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Ingot.  (1) A flat slab of coined metal generally 1 x 2 inches with a design. A quantity of such ingots were issued in America in the 1970s and later; these had designs of public interest or as collectors' items. Their weight was fixed at one ounce (or 1,000 grains), and were considered a bullion item. But avid collectors call these art bars. They were also created in a larger size, the same as current paper money. These were called currency bars and replicated denominations up to $1,000. The survival ratio of these ingots are not as high as coins and medals. Many of these fell victim as a fad as most such ingots were melted for their metal content. Great quantities were indeed melted during the great silver melt of 1980.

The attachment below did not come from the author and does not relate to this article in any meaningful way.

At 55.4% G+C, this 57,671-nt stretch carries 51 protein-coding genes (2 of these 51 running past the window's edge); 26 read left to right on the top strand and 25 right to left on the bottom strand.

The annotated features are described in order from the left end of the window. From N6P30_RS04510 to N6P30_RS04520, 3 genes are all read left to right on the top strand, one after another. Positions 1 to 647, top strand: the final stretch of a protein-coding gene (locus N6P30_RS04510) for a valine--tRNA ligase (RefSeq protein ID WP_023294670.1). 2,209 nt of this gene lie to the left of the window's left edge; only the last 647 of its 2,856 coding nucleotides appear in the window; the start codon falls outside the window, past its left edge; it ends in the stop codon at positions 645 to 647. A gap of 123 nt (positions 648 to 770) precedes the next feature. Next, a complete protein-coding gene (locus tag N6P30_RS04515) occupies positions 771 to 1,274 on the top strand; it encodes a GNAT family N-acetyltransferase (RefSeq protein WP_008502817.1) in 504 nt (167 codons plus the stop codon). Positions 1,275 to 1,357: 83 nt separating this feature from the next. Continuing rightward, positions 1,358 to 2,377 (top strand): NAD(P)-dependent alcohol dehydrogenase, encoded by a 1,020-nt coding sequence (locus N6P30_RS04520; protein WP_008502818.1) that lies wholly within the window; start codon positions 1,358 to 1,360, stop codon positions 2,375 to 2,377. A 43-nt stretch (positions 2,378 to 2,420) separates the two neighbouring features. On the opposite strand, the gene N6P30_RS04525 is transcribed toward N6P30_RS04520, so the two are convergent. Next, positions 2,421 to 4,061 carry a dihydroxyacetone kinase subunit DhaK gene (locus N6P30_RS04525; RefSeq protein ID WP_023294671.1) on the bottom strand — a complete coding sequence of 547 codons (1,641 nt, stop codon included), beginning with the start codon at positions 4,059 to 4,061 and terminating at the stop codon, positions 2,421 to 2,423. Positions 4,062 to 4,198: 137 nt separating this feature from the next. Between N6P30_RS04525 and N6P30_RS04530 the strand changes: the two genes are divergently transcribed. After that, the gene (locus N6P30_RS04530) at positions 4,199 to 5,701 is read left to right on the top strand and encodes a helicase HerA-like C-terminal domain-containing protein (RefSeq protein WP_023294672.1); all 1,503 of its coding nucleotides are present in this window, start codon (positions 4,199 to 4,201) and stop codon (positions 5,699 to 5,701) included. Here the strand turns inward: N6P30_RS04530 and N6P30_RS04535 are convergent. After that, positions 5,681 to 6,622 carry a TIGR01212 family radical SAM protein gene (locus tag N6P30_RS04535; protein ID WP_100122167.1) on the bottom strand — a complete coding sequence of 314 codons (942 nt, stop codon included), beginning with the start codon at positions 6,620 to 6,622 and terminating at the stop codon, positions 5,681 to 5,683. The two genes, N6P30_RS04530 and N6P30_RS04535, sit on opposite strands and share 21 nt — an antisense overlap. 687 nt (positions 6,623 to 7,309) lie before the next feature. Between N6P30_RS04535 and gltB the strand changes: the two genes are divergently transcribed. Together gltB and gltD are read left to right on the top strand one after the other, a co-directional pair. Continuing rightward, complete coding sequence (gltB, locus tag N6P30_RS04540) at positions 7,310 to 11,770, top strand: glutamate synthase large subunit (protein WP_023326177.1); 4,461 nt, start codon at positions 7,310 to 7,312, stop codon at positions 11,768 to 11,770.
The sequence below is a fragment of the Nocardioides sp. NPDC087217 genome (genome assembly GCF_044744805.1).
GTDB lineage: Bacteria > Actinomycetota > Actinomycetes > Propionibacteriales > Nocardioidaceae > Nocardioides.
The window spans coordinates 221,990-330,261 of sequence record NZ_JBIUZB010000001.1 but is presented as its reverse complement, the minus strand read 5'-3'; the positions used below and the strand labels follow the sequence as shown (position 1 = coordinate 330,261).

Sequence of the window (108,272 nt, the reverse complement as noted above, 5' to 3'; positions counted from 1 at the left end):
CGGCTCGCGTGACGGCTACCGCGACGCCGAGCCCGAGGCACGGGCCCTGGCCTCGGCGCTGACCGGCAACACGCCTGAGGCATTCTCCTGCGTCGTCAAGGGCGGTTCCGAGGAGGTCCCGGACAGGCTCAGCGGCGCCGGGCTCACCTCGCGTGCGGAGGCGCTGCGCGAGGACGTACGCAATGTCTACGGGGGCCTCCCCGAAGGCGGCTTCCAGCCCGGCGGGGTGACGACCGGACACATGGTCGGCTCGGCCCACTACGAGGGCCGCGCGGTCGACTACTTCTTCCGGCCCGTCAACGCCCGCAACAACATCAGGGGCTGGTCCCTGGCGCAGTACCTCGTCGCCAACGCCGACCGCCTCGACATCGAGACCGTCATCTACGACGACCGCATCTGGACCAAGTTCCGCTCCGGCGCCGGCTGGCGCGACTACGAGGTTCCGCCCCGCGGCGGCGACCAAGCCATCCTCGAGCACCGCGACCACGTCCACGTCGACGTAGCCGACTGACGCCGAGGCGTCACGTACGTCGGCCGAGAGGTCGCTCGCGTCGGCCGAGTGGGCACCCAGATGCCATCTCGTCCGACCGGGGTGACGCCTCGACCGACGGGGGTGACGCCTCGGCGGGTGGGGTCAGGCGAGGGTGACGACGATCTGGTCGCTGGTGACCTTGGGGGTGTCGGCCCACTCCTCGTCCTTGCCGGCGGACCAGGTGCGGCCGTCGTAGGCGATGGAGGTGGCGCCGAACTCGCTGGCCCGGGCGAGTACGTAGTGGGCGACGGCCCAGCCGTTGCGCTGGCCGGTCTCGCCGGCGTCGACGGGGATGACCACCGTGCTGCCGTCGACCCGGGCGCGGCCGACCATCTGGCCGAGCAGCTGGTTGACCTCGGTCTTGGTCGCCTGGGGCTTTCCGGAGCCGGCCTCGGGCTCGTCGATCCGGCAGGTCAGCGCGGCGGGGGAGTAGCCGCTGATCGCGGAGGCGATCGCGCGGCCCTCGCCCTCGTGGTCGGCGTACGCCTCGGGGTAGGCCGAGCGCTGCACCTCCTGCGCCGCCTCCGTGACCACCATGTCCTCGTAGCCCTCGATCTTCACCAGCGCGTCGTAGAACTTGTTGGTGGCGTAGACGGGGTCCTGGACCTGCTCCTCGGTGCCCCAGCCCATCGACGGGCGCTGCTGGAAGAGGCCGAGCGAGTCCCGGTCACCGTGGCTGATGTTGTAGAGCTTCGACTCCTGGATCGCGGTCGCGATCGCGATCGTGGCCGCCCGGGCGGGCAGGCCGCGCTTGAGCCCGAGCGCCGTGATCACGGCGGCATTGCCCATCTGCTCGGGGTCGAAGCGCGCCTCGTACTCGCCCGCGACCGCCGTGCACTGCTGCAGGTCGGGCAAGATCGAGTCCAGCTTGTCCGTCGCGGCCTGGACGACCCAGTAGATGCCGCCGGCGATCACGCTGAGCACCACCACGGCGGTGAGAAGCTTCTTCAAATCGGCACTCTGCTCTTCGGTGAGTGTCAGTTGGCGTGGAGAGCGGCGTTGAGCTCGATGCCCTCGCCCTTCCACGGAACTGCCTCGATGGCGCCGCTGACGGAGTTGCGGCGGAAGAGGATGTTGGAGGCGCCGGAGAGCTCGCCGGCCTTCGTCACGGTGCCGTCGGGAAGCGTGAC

excerpted with permission from

An Encyclopedia of Coin and Medal Technology

For Artists, Makers, Collectors and Curators


Roger W. Burdette, Editor

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